RCEP to boost China-ASEAN ties, economic recovery
The world's largest free-trade deal, the Regional Comprehensive Economic Partnership (RCEP), will further boost China-ASEAN cooperation and facilitate the region's economic recovery from the COVID-19 pandemic, officials and business leaders said at a high-level forum of the ongoing 18th China-ASEAN Expo.
The RCEP, signed by 15 Asia-Pacific countries, including China and ASEAN's ten member states in November last year, will "open a new chapter for China-ASEAN economic and trade ties," said Ren Hongbin, China's vice minister of commerce. The forum took place on Friday in Nanning, the capital of south China's Guangxi Zhuang Autonomous Region.
Covering roughly 30 percent of the world's gross domestic product, trade and population, the RCEP has great development potential and will inject strong impetus into the anti-pandemic battle and economic revival in East Asia and across the globe, Ren said.
Noting that China expects the RCEP to add new vitality to East Asia economic integration, he said the agreement "integrates and optimizes the region's economic and trade rules in a wide range of fields, including goods, services, investment, intellectual property rights, e-commerce and competition policy, which will further promote the integrated development of industrial chain, supply chain and value chain in the region."
Dato Lim Jock Hoi, secretary-general of ASEAN, said via video that the RCEP could play a significant part in post-pandemic economic recovery in the region by linking the regional value chains more closely. In turn, this will improve the transparency of trade and investment regulations and enhance cooperation across the RCEP participating countries.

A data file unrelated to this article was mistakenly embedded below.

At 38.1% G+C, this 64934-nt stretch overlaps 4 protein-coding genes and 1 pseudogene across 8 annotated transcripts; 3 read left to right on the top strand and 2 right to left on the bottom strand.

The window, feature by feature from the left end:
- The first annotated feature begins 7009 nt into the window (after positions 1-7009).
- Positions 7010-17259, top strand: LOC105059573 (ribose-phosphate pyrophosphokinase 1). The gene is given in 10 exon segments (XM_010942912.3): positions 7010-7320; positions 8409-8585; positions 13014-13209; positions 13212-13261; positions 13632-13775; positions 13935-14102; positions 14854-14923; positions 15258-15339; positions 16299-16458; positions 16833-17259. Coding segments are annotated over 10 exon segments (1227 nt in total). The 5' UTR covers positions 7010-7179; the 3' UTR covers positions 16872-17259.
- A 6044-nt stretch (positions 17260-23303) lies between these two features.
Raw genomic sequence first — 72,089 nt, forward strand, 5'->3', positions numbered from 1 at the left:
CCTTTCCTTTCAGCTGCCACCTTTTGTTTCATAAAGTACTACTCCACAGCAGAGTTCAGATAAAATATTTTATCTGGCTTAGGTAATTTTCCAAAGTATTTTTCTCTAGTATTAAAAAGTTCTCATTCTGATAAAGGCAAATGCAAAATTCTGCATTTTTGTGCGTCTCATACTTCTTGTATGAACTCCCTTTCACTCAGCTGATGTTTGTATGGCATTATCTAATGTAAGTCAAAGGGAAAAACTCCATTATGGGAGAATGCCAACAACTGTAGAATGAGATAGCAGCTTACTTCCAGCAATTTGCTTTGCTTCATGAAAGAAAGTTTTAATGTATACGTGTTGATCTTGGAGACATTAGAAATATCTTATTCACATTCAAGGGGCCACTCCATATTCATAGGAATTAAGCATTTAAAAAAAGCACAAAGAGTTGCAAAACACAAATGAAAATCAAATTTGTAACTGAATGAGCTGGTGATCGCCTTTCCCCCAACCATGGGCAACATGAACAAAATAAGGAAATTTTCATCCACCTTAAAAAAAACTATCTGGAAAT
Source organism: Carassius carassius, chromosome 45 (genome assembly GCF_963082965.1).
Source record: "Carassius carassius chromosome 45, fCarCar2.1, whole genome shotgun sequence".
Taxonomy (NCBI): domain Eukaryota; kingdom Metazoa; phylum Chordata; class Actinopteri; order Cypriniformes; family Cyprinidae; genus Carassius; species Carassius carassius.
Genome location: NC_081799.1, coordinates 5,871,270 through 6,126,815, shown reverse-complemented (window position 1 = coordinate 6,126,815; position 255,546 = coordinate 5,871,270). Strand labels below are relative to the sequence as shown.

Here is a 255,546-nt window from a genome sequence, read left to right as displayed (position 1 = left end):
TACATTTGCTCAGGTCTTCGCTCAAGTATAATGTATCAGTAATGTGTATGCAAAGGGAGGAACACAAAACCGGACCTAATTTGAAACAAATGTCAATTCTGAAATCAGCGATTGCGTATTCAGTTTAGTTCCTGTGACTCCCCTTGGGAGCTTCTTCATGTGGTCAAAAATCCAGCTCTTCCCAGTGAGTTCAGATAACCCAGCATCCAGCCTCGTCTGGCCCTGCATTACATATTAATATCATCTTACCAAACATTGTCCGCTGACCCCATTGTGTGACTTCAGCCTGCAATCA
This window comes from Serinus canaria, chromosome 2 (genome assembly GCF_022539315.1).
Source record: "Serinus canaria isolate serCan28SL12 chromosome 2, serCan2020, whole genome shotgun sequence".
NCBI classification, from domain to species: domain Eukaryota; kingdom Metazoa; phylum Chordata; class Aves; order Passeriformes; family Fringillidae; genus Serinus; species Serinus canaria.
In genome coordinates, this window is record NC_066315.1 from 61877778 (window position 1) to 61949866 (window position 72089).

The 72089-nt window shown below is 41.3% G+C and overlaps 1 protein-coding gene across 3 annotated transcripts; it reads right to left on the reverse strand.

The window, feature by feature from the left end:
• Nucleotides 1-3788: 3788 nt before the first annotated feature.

The RCEP has the potential to boost business confidence, benefit consumers and promote regional economic integration and equitable economic development for all participating countries, said Thanongsinh Kanlagna, executive vice president of the Lao National Chamber of Commerce and Industry, via a video message.
At the forum, officials, business leaders, scholars and entrepreneurs from China and ASEAN also called on the RCEP participating countries to work together for the agreement's early entry into force and implementation.
"To reap the rewards of the RCEP, we need to ensure the timely entry into force of the RCEP agreement," Dato Lim stated, noting that full, effective and efficient implementation of the RCEP is imperative for realizing its benefits.
He also commended China for setting an example as one of the first signatories that ratified the agreement.
Ratifications of six ASEAN member states and three non-ASEAN member countries are needed to reach the threshold of the RCEP's entry into force. Countries that have completed the ratification procedures include China, Singapore, Japan and Cambodia.
"Attaching great importance to the RCEP, the Chinese government has ratified the agreement and made full preparations for fulfilling its obligations under the agreement," Ren said.